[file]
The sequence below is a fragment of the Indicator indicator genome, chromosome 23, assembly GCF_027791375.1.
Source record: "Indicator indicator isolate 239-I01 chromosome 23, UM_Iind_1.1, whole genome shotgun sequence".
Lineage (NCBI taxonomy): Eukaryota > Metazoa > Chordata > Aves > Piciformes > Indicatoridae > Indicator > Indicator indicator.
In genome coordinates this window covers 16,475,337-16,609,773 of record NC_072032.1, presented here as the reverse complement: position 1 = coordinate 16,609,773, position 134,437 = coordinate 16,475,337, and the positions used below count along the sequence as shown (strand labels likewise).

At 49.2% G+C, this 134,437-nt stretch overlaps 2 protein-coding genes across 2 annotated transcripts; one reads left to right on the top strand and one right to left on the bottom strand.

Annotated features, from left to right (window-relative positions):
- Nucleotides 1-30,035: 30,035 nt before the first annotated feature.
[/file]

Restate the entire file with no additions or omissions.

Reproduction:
The sequence below is a fragment of the Indicator indicator genome, chromosome 23, assembly GCF_027791375.1.
Source record: "Indicator indicator isolate 239-I01 chromosome 23, UM_Iind_1.1, whole genome shotgun sequence".
Lineage (NCBI taxonomy): Eukaryota > Metazoa > Chordata > Aves > Piciformes > Indicatoridae > Indicator > Indicator indicator.
In genome coordinates this window covers 16,475,337-16,609,773 of record NC_072032.1, presented here as the reverse complement: position 1 = coordinate 16,609,773, position 134,437 = coordinate 16,475,337, and the positions used below count along the sequence as shown (strand labels likewise).

At 49.2% G+C, this 134,437-nt stretch overlaps 2 protein-coding genes across 2 annotated transcripts; one reads left to right on the top strand and one right to left on the bottom strand.

Annotated features, from left to right (window-relative positions):
- Nucleotides 1-30,035: 30,035 nt before the first annotated feature.